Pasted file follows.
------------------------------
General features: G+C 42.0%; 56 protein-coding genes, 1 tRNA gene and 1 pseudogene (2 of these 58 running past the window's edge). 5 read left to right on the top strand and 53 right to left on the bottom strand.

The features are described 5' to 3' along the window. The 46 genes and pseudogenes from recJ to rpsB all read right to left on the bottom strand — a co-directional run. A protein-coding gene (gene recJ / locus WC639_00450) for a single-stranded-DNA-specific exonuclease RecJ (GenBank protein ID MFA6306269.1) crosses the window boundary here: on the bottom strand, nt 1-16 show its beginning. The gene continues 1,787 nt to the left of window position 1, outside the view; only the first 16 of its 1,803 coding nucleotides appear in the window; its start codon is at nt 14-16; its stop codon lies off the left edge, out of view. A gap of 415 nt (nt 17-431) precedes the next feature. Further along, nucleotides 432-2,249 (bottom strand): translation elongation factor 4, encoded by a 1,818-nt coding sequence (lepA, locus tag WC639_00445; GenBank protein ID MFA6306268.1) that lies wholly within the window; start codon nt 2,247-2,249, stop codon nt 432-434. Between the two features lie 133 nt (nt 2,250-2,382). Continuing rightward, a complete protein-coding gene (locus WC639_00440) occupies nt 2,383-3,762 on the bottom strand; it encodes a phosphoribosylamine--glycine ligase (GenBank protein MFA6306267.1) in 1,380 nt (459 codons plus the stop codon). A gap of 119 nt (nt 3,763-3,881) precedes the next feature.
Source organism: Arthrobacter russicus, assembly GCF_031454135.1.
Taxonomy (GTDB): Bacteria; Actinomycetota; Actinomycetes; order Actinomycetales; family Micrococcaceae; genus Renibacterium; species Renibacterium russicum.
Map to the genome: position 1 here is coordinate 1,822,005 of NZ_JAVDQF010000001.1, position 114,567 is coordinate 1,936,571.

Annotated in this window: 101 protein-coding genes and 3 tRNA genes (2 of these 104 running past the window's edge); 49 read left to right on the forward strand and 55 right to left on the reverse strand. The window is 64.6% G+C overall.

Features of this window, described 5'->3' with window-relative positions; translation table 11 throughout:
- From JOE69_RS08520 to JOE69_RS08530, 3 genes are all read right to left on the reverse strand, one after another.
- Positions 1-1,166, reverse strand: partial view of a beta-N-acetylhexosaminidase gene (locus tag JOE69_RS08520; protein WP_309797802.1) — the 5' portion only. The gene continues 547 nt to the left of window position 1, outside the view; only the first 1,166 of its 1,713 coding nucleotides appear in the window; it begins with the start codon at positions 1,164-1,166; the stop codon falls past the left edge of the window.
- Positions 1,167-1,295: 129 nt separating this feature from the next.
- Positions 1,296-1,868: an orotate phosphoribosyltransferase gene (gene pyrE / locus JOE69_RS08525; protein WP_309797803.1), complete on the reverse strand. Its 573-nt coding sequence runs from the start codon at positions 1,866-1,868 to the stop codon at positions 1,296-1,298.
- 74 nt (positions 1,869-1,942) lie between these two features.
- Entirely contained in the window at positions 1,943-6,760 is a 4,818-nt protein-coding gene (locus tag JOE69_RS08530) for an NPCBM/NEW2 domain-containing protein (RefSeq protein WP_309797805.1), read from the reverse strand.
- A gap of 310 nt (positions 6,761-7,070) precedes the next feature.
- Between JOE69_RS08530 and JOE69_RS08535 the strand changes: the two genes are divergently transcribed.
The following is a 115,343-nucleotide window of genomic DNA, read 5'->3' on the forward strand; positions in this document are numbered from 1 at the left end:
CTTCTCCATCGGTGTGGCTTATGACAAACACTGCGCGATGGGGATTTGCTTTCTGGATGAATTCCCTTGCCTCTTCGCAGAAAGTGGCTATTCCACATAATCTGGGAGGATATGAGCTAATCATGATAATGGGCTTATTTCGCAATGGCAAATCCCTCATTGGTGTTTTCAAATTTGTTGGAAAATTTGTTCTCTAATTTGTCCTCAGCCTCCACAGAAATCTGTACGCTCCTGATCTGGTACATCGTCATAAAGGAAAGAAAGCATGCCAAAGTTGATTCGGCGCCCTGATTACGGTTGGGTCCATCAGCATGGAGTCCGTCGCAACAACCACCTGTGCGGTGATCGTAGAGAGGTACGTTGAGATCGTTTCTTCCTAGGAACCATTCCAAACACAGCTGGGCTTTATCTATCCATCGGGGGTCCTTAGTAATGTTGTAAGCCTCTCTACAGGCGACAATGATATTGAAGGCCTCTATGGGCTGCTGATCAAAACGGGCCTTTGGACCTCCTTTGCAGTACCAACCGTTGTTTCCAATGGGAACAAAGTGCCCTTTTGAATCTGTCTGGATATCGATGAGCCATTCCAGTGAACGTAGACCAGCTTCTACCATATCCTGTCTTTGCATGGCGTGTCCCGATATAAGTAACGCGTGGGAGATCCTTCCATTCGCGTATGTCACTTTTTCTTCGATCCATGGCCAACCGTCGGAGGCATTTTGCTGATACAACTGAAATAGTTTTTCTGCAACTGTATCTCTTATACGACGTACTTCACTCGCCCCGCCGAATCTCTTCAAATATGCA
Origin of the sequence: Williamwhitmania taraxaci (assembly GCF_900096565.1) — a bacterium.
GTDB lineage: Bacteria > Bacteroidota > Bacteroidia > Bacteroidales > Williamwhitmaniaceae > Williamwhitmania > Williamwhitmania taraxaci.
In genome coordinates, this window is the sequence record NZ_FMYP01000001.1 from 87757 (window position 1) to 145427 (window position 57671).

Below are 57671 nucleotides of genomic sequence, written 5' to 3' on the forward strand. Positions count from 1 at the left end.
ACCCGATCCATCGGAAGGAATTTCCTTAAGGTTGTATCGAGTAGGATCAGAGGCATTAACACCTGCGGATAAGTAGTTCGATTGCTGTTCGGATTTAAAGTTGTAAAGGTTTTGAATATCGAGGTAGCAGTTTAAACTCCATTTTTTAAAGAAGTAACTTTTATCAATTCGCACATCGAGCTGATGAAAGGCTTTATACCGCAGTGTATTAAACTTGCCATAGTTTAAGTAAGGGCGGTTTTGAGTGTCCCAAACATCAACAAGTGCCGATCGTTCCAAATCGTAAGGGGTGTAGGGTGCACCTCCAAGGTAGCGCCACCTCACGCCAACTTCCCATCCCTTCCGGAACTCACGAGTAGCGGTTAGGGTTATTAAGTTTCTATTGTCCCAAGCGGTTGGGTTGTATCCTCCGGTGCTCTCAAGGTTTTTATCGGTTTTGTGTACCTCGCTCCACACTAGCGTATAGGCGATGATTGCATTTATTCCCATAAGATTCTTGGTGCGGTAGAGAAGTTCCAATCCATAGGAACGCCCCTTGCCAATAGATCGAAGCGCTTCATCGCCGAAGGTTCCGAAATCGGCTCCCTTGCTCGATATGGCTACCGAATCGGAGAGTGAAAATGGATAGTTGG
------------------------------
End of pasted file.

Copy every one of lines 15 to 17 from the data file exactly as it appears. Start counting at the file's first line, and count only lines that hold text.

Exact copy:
- Between JOE69_RS08530 and JOE69_RS08535 the strand changes: the two genes are divergently transcribed.
The following is a 115,343-nucleotide window of genomic DNA, read 5'->3' on the forward strand; positions in this document are numbered from 1 at the left end:
CTTCTCCATCGGTGTGGCTTATGACAAACACTGCGCGATGGGGATTTGCTTTCTGGATGAATTCCCTTGCCTCTTCGCAGAAAGTGGCTATTCCACATAATCTGGGAGGATATGAGCTAATCATGATAATGGGCTTATTTCGCAATGGCAAATCCCTCATTGGTGTTTTCAAATTTGTTGGAAAATTTGTTCTCTAATTTGTCCTCAGCCTCCACAGAAATCTGTACGCTCCTGATCTGGTACATCGTCATAAAGGAAAGAAAGCATGCCAAAGTTGATTCGGCGCCCTGATTACGGTTGGGTCCATCAGCATGGAGTCCGTCGCAACAACCACCTGTGCGGTGATCGTAGAGAGGTACGTTGAGATCGTTTCTTCCTAGGAACCATTCCAAACACAGCTGGGCTTTATCTATCCATCGGGGGTCCTTAGTAATGTTGTAAGCCTCTCTACAGGCGACAATGATATTGAAGGCCTCTATGGGCTGCTGATCAAAACGGGCCTTTGGACCTCCTTTGCAGTACCAACCGTTGTTTCCAATGGGAACAAAGTGCCCTTTTGAATCTGTCTGGATATCGATGAGCCATTCCAGTGAACGTAGACCAGCTTCTACCATATCCTGTCTTTGCATGGCGTGTCCCGATATAAGTAACGCGTGGGAGATCCTTCCATTCGCGTATGTCACTTTTTCTTCGATCCATGGCCAACCGTCGGAGGCATTTTGCTGATACAACTGAAATAGTTTTTCTGCAACTGTATCTCTTATACGACGTACTTCACTCGCCCCGCCGAATCTCTTCAAATATGCA